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Spend, Don't SaveHow to Improve Your Financial and Physical Health by PowerSpending
By Frederick W. James
Trafford PublishingCopyright © 2011 PENTIME PUBLISHING LLC.
All right reserved.
Chapter OneBehaviors and PowerSpending: The Science of Habit Transformation
Getting your financial health in order begins with changing your consistent behaviors regarding your financial and physical health. These consistent behaviors are known as your habits. Whether your goal is to get out of debt, to build wealth or to develop a positive cash flow, the bottom line is, if what you want is something different than what you currently have, you must adopt new habits in order to obtain it.
In his book "The Speed of Trust," Steven MR Covey said that every family and organization is perfectly aligned to get the results that they are already getting. The same is true with your organism. This is because organizations and organisms function the same way. Both of them are controlled by a collection of individual processes which work together in order to achieve a common goal.
Just as there are organizations which are better aligned than others, so there are organisms (people) which are better aligned than others. You've probably known at least one person in your life who worked to create a good life for themselves while at the same time engaging in behaviors which were sabotaging their success. At the same time, you've probably known people who managed all the areas of their lives well and whose habits were all aligned to send their life in a positive direction.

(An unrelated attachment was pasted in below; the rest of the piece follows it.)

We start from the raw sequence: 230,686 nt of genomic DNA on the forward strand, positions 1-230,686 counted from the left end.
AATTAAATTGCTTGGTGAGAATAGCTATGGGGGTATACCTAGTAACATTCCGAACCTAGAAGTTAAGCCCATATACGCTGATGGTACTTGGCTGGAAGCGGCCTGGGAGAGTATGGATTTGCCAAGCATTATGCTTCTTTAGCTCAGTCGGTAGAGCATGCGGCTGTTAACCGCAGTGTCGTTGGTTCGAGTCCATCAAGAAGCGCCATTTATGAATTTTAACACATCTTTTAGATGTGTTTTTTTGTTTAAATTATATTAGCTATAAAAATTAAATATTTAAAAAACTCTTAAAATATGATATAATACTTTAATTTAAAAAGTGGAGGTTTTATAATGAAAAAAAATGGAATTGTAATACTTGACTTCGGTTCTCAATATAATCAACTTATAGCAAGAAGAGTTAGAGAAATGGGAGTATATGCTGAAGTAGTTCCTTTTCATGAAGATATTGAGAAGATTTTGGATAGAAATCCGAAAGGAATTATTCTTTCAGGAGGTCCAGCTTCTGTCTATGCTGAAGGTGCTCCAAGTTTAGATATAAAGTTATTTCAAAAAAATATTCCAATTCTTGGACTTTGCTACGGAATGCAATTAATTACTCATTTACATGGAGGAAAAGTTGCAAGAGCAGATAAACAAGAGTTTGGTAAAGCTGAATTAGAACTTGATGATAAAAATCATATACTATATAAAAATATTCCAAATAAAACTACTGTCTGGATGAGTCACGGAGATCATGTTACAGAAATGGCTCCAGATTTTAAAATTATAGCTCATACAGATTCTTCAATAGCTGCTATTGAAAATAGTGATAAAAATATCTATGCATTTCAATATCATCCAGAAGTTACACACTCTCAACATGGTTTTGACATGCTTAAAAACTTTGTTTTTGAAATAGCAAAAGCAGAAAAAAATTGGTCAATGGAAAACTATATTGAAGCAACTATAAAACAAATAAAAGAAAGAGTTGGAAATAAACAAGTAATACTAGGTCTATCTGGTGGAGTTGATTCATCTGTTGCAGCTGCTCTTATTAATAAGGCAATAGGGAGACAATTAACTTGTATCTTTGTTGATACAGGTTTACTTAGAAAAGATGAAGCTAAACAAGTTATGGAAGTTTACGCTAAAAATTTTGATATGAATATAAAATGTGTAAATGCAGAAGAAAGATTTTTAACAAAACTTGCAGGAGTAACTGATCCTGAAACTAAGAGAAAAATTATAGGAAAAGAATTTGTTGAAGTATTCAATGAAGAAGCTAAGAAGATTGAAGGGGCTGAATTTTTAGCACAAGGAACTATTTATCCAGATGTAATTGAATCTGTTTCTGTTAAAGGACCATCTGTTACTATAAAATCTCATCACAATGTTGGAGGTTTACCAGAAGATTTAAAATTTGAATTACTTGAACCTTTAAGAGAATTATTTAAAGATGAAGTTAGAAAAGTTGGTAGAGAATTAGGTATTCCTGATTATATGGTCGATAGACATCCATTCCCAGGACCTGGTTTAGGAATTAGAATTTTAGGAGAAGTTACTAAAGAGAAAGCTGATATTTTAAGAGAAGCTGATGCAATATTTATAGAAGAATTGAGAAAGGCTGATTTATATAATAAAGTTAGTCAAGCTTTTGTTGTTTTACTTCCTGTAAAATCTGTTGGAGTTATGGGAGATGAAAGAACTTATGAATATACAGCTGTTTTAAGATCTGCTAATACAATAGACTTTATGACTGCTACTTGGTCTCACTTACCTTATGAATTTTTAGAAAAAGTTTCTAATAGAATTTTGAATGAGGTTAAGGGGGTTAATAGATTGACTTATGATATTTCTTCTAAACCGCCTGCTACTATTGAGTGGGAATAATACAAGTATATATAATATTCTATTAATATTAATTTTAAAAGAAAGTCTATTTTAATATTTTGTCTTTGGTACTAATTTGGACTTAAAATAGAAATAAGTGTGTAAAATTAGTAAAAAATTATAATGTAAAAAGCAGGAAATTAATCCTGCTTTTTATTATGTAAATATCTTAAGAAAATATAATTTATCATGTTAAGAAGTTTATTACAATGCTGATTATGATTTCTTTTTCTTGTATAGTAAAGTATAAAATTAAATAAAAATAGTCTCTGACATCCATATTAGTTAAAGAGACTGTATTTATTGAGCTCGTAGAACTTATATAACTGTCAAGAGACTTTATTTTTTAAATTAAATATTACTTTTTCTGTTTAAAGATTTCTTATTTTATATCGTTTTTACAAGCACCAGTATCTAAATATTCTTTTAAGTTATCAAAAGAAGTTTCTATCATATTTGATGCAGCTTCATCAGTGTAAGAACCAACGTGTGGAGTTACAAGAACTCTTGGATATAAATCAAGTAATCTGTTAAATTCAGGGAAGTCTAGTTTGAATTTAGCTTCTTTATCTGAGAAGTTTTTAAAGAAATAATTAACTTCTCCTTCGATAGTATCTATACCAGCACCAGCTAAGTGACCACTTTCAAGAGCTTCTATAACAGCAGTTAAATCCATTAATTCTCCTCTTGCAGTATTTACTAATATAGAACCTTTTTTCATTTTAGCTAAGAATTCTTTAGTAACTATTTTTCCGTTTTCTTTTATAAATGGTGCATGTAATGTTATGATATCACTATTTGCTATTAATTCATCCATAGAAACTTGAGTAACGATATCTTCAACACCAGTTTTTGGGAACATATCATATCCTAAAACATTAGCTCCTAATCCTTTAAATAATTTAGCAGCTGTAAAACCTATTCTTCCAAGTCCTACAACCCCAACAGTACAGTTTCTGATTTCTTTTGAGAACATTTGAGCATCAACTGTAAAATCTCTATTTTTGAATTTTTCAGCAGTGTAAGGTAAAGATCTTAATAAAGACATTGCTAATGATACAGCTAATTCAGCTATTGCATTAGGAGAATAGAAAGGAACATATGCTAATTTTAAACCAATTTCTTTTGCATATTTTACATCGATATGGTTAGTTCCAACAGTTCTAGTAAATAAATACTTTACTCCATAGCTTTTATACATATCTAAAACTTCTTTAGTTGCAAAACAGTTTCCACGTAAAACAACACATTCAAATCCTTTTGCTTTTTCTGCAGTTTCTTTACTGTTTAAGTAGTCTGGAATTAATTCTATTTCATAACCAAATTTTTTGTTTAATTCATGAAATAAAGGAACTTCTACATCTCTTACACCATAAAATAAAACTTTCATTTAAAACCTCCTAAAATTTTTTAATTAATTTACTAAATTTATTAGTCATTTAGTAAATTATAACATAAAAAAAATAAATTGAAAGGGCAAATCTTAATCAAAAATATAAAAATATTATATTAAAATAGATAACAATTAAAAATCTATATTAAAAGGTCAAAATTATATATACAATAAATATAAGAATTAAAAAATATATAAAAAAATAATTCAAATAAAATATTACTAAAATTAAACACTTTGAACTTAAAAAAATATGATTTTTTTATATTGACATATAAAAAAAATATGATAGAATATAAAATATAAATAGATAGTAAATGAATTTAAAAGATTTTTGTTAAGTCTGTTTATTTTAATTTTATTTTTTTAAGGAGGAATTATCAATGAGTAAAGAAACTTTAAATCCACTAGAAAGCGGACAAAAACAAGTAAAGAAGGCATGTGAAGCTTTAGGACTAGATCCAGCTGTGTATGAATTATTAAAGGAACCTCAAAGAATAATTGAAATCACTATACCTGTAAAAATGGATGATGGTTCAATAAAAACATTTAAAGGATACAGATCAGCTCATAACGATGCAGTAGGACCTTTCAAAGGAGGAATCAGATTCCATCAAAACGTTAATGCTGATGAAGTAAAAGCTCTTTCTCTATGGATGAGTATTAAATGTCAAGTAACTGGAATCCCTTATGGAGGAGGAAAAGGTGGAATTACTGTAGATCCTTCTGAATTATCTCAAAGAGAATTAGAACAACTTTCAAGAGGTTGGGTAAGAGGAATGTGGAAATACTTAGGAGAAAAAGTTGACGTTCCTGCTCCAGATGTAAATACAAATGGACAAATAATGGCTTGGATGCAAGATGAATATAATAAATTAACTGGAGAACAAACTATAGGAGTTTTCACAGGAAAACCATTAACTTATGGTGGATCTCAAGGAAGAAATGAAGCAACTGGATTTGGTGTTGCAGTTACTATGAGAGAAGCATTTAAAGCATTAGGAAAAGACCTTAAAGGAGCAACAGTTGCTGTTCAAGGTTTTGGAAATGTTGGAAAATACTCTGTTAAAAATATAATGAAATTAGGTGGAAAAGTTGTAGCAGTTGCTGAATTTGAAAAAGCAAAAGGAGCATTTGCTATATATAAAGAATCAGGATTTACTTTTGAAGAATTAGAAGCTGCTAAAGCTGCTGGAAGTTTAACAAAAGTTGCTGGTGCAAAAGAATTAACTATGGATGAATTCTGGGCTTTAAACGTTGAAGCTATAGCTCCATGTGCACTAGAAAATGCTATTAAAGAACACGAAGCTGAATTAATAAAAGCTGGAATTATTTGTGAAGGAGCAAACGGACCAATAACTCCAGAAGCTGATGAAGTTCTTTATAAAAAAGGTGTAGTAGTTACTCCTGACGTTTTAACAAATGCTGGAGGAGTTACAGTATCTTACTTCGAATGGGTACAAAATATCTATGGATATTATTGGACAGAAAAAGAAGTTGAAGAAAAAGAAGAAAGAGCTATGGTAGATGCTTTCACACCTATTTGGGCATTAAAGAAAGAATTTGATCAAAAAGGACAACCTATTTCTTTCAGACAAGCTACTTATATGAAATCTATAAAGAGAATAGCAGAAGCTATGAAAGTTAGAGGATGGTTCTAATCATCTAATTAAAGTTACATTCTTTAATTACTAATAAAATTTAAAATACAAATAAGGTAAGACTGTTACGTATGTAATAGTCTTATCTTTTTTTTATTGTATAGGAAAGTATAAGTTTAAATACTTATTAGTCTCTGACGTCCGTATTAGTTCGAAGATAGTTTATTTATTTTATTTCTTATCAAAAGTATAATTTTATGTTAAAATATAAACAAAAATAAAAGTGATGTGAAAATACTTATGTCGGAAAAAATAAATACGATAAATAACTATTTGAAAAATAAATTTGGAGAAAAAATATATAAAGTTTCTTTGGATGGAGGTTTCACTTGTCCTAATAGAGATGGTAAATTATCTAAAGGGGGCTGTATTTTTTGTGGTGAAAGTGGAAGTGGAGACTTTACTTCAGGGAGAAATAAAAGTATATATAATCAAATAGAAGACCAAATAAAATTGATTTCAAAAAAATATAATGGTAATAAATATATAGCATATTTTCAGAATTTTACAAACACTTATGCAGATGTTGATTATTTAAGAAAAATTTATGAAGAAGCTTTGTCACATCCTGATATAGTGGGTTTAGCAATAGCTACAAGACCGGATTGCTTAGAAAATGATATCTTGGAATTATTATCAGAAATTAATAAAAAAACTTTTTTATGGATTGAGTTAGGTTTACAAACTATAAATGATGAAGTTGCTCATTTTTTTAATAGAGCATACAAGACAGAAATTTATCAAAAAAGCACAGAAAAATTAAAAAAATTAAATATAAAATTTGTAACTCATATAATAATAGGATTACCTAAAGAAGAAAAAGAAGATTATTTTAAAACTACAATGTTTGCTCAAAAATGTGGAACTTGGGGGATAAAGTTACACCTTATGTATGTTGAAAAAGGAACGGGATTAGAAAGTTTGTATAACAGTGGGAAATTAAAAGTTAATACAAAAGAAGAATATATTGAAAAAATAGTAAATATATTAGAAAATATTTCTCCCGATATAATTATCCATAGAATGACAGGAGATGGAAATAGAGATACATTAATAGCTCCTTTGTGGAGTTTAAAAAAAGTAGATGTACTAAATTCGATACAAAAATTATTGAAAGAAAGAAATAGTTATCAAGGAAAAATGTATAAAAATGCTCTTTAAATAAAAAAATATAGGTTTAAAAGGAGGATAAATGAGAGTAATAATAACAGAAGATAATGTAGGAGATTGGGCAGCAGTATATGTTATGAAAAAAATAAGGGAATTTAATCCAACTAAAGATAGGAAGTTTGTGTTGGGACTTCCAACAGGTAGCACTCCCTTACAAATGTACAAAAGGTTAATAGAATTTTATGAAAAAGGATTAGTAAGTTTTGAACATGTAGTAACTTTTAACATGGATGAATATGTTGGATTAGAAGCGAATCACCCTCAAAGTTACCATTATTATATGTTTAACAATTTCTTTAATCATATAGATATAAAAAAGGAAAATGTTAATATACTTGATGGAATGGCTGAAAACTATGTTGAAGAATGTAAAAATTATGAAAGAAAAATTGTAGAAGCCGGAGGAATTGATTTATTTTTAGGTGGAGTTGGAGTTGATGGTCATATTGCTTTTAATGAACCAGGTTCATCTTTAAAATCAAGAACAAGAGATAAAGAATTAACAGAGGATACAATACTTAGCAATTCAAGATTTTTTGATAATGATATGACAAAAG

Either way, each of these individuals was getting results in their lives which were consistent with their habits. The same is true with you and me and every other person on the planet. Your current behaviors are not capable of getting you anything different than your current results. This means that if you want to have something you don't have, your current habits must change.
That said, the focus of this chapter is going to be discussing how habits are formed, how they create circumstances and how you can replace old habits with new and empowering habits. While we are discussing this, I will be using terms which are commonly used to describe the dynamics of behavior transformation: attitude, emotions, perceptions, paradigms, thoughts, etc.
It's important to remember that these terms are often used interchangeably by the authors who are teaching this material. Although most of these authors are saying the same thing, many of them will use different terms to describe the same concepts.
Be careful not to get too hung up on the specific definition of each term, but seek to understand the underlying meaning. For example, some authors claim that attitude is a part of behavior while others claim that attitude controls behavior. Others claim that thoughts create emotional states while some will completely separate the two and even claim that emotional states control thoughts.
Again, focusing on the underlying meaning will eliminate any confusion which might come from overanalyzing the syntax. Behavior is perhaps the most general of these terms and usually refers to the aggregate of responses or characteristics people reveal in their actions, whether visibly or invisibly in muscular movement or in glandular secretion. Behavior, in its most technical sense, refers to all activities of people, singularly or collectively, which control the circumstances of their lives.